Re: Urban Affordable Cooperative Cohousing Communities.
From: Flowers (
Date: Thu, 12 Feb 2009 19:46:34 -0800 (PST)
Here is an article from the New York Times, written in 2006, at the top of the "bubble." It shows how emotional the subject of affordability vs. investment can be:

Ed Flowers
Yulupa Cohousing
Santa Rosa, CA
----- Original Message ----- From: "John Faust" <wjfaust [at]>
To: "Cohousing-L" <cohousing-l [at]>
Sent: Thursday, February 12, 2009 6:29 PM
Subject: Re: [C-L]_ Urban Affordable Cooperative Cohousing Communities.

Actually, the question of whether housing should be regarded as an
investment or as a shelter with enduring community commitment appeared on
this list more than a year ago. It was before the housing bubble was visibly
collapsing. That discussion didn't gain much traction since most made the
assumption that houses that didn't appreciate substantially were somehow
defective. That made it somewhat of a moot point. The question, however,
wasn't whether houses should appreciate but rather how they should be
regarded -- as investments or as enduring commitments. Maybe now, that
question takes on new meaning.

The house-as-investment view seems at odds with an underlying motivation for cohousing: the restoration of community in our lives. I guess if one bought
into a community with the idea of recovering that investment through a
reverse mortgage, then both commitment and investment are aligned. But is it likely that someone viewing it as an investment would not upgrade to an even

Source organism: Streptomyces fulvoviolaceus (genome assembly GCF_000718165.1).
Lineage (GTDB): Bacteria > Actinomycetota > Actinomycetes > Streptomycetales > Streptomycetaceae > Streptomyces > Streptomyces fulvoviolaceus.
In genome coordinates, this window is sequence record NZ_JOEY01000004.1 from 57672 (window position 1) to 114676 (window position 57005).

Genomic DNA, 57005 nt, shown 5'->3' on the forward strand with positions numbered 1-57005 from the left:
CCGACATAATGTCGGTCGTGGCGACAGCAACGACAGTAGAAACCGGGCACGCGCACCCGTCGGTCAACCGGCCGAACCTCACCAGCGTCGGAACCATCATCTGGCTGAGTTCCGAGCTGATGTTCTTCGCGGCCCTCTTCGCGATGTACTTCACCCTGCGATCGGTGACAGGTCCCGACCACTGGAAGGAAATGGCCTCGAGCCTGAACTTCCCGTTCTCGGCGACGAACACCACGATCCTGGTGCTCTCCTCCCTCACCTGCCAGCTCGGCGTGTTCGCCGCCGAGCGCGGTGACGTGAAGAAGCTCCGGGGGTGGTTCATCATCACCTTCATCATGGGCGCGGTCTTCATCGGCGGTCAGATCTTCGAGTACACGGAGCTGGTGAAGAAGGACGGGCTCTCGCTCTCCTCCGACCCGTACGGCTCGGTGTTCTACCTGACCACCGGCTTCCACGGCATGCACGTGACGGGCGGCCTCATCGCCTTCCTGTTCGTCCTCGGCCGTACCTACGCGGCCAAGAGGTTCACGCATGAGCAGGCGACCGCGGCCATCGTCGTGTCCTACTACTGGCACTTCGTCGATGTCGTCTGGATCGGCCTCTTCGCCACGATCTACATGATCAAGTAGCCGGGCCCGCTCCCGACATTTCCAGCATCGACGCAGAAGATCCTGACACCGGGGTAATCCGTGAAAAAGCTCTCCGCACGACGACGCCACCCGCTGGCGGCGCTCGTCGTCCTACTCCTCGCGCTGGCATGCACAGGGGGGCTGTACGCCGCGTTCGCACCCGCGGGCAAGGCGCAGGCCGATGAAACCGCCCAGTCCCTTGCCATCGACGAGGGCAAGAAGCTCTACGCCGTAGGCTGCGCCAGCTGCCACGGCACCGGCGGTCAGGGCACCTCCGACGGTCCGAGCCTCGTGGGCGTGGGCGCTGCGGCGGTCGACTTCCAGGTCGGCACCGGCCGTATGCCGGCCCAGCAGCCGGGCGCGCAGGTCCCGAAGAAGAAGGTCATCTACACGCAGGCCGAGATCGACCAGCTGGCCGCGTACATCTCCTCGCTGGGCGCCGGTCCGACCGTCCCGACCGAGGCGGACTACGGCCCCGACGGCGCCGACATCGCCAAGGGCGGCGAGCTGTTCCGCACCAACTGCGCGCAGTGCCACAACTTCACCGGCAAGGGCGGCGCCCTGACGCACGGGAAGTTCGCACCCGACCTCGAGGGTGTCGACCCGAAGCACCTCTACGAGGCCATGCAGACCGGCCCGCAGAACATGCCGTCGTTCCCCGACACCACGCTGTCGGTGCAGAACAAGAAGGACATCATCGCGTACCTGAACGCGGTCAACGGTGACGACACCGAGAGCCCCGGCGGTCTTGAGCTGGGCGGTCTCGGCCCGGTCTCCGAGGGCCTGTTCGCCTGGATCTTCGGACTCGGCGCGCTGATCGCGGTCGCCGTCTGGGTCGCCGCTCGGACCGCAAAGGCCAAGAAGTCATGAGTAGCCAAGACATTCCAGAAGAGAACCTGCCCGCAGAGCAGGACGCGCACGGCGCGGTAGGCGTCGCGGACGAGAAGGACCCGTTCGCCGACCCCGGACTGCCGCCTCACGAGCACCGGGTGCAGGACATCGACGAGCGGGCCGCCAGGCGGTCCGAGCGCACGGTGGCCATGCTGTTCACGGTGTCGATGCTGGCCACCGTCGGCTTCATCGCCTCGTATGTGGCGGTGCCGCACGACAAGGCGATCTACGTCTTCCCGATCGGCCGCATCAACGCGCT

more productive investment if the opportunity presented itself?

I don't think the question is an academic one. It probably has an impact on
what you build and how you build it. I don't think building for investment
or marketability -- a key for developer-financed projects -- would produce
the same physical structures as a community-financed project. A developer
will have to build for a reasonably large segment of the market and that is understandable. She can't go broke satisfying some client group's dreams. On
the other hand, in community-financed projects, the community might take
more risks in the use of alternative solutions that haven't been viewed as
mainstream (e.g., local energy production, water conservation, native
landscaping, small environmental footprint or affordability).

So if you build for investment, you will more than likely steer closer to
conventional solutions. After all, the performance of that investment will
depend on how large that market is when you are ready to recover your gains. If you build for an enduring commitment, you might get a better fit for the
members of the community.

Another consideration might be participation in the community governance and
maintenance. Investors are likely to view that as an additional tax on the
investment and opt out. It would be interesting to look at how some of these
aspects of cohousing vary (if at all) between developer-financed and
community-financed communities. Is turnover in developer-financed projects
higher? Is participation in community-financed projects higher? These are
just guesses and the answers might surprise me.

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